Non-invasive Neurostimulation Device Wins FDA’s Breakthrough Status

Non-invasive Neurostimulation Device Wins FDA’s Breakthrough Status
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Cognito Therapeutic’s neurostimulation device — a next-generation digital therapeutic designed to treat memory and cognition symptoms in Alzheimer’s disease — has been granted a breakthrough device designation by the U.S. Food and Drug Administration (FDA).

The device, part of a new class of disease-modifying digital therapies, uses proprietary, non-invasive neurostimulation technology developed by Massachusetts Institute of Technology professors.

“I am encouraged by Cognito’s innovative approach,” Allan Levey, MD, PhD, professor and chairman of the department of neurology at Emory University and director of the Emory Goizueta Alzheimer’s Disease Research Center, said in a press release.

“This strategy translating recent advances in non-invasive modulation of brain activity with sensory stimulation with light and sound has the potential to be an urgently needed safe, non-invasive, and effective treatment for millions of individuals with Alzheimer’s disease,” Levey said.

The device uses gamma frequency technology — called GENUS, for gamma entrainment using sensory stimuli — as a way to stimulate the brain in a non-invasive way. This can be done as an auditory (via sound) or visual (via light) stimulation.

In mouse models of Alzheimer’s disease, researchers had already observed that, prior to the onset of cognitive decline, the brain showed a pattern of altered brain waves, namely in the gamma frequency. In humans, this specific frequency is a pattern of neural oscillation with a frequency between 25 and 140 hertz, and is correlated with different aspects of cognition, such as working memory or attention.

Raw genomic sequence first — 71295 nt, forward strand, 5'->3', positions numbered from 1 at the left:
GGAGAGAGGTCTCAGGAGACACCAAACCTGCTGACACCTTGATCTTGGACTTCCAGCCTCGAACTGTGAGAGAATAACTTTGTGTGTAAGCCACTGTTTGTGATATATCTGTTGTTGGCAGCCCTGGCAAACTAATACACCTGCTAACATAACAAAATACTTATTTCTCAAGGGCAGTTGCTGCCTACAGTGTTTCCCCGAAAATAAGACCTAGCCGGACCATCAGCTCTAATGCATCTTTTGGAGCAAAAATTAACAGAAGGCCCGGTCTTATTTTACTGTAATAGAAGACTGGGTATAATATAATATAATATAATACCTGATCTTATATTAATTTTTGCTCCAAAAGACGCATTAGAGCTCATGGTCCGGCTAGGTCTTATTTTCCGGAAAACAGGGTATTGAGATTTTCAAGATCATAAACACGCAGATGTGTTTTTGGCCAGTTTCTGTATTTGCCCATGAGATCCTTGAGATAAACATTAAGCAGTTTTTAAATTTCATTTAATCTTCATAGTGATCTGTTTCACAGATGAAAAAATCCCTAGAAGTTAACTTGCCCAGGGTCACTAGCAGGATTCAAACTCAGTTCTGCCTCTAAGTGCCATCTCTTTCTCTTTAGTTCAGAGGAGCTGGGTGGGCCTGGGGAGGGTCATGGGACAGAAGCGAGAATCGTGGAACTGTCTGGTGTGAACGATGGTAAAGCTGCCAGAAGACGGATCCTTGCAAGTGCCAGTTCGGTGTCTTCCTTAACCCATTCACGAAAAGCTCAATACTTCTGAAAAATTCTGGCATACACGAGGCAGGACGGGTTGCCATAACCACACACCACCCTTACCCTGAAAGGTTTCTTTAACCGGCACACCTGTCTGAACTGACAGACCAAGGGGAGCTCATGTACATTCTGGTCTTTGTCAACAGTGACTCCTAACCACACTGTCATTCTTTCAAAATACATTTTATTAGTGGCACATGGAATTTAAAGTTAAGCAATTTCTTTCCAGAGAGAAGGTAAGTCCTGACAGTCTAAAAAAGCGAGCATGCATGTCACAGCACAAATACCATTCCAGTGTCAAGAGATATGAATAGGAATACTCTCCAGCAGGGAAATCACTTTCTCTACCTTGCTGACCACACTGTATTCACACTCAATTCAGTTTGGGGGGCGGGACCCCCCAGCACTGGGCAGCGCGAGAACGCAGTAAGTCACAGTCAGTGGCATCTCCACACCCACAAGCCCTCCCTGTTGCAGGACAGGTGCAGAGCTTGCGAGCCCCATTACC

In these animal models, stimulating the brain in a non-invasive manner — using a flickering light and/or sounds — with gamma waves lessened several Alzheimer’s symptoms.

The neurostimulation correlated with a reactivation of the neuroprotective effects of microglia, the immune cells of the brain, along with a reduction in amyloid-beta plaques and tau tangles, key hallmarks of the disease. Of note, such plaques are clumps of misfolded proteins that form in the spaces between nerve cells, while these tangles are abnormal accumulations of the tau protein that collect inside neurons.

Cognito launched the Overture trial (NCT03556280) in 2018 to evaluate the combination of auditory and visual GENUS, compared with a sham treatment, in 60 people with Alzheimer’s or mild cognitive impairment due to the disease. Participants were given the treatment daily, for one hour, over the course of six months; this was followed by a one-month safety follow-up visit.

“There is an urgent need to develop new therapies for patients with Alzheimer’s,” said Tom Megerian, MD, PhD, chief medical officer at Cognito.

“The Breakthrough Designation is recognition of the strength of clinical evidence for our lead product, which demonstrated that Alzheimer’s patients in the treatment arm exhibited improved cognitive and functional outcomes compared to placebo,” Megerian said.